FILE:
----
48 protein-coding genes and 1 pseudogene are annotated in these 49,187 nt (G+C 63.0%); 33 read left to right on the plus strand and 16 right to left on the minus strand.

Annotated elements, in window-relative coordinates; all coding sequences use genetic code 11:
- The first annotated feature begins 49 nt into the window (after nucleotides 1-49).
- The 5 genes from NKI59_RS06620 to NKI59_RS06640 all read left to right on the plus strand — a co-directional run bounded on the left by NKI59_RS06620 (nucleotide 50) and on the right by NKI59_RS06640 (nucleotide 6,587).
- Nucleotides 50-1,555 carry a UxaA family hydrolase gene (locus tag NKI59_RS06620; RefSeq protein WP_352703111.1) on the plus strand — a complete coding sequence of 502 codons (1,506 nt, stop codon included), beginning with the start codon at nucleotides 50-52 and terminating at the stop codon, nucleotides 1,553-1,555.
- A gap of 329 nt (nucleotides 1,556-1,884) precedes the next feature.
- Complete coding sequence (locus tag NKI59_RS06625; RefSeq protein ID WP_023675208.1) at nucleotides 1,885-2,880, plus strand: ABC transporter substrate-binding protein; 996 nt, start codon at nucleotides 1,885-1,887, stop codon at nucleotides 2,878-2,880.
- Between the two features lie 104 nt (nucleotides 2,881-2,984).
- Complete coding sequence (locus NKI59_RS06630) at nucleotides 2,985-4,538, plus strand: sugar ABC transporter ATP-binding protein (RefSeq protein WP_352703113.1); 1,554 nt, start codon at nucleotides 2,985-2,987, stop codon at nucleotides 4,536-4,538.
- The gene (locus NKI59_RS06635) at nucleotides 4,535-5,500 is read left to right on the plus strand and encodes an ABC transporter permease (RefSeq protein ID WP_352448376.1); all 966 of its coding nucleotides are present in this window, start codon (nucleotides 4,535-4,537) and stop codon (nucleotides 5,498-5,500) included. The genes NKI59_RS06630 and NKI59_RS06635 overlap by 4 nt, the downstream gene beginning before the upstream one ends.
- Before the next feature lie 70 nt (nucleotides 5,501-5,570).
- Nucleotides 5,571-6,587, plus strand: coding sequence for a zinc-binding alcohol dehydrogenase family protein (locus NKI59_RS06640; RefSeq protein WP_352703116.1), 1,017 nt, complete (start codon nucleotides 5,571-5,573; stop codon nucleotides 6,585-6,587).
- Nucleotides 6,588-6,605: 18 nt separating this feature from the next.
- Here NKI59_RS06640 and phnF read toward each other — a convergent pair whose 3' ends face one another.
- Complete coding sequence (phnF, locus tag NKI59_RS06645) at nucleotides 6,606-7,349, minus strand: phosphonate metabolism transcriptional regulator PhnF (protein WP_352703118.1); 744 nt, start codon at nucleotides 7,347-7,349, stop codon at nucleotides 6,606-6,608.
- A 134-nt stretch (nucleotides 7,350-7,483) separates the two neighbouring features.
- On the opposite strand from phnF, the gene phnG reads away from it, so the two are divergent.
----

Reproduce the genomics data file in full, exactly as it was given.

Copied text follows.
48 protein-coding genes and 1 pseudogene are annotated in these 49,187 nt (G+C 63.0%); 33 read left to right on the plus strand and 16 right to left on the minus strand.

Annotated elements, in window-relative coordinates; all coding sequences use genetic code 11:
- The first annotated feature begins 49 nt into the window (after nucleotides 1-49).
- The 5 genes from NKI59_RS06620 to NKI59_RS06640 all read left to right on the plus strand — a co-directional run bounded on the left by NKI59_RS06620 (nucleotide 50) and on the right by NKI59_RS06640 (nucleotide 6,587).
- Nucleotides 50-1,555 carry a UxaA family hydrolase gene (locus tag NKI59_RS06620; RefSeq protein WP_352703111.1) on the plus strand — a complete coding sequence of 502 codons (1,506 nt, stop codon included), beginning with the start codon at nucleotides 50-52 and terminating at the stop codon, nucleotides 1,553-1,555.
- A gap of 329 nt (nucleotides 1,556-1,884) precedes the next feature.
- Complete coding sequence (locus tag NKI59_RS06625; RefSeq protein ID WP_023675208.1) at nucleotides 1,885-2,880, plus strand: ABC transporter substrate-binding protein; 996 nt, start codon at nucleotides 1,885-1,887, stop codon at nucleotides 2,878-2,880.
- Between the two features lie 104 nt (nucleotides 2,881-2,984).
- Complete coding sequence (locus NKI59_RS06630) at nucleotides 2,985-4,538, plus strand: sugar ABC transporter ATP-binding protein (RefSeq protein WP_352703113.1); 1,554 nt, start codon at nucleotides 2,985-2,987, stop codon at nucleotides 4,536-4,538.
- The gene (locus NKI59_RS06635) at nucleotides 4,535-5,500 is read left to right on the plus strand and encodes an ABC transporter permease (RefSeq protein ID WP_352448376.1); all 966 of its coding nucleotides are present in this window, start codon (nucleotides 4,535-4,537) and stop codon (nucleotides 5,498-5,500) included. The genes NKI59_RS06630 and NKI59_RS06635 overlap by 4 nt, the downstream gene beginning before the upstream one ends.
- Before the next feature lie 70 nt (nucleotides 5,501-5,570).
- Nucleotides 5,571-6,587, plus strand: coding sequence for a zinc-binding alcohol dehydrogenase family protein (locus NKI59_RS06640; RefSeq protein WP_352703116.1), 1,017 nt, complete (start codon nucleotides 5,571-5,573; stop codon nucleotides 6,585-6,587).
- Nucleotides 6,588-6,605: 18 nt separating this feature from the next.
- Here NKI59_RS06640 and phnF read toward each other — a convergent pair whose 3' ends face one another.
- Complete coding sequence (phnF, locus tag NKI59_RS06645) at nucleotides 6,606-7,349, minus strand: phosphonate metabolism transcriptional regulator PhnF (protein WP_352703118.1); 744 nt, start codon at nucleotides 7,347-7,349, stop codon at nucleotides 6,606-6,608.
- A 134-nt stretch (nucleotides 7,350-7,483) separates the two neighbouring features.
- On the opposite strand from phnF, the gene phnG reads away from it, so the two are divergent.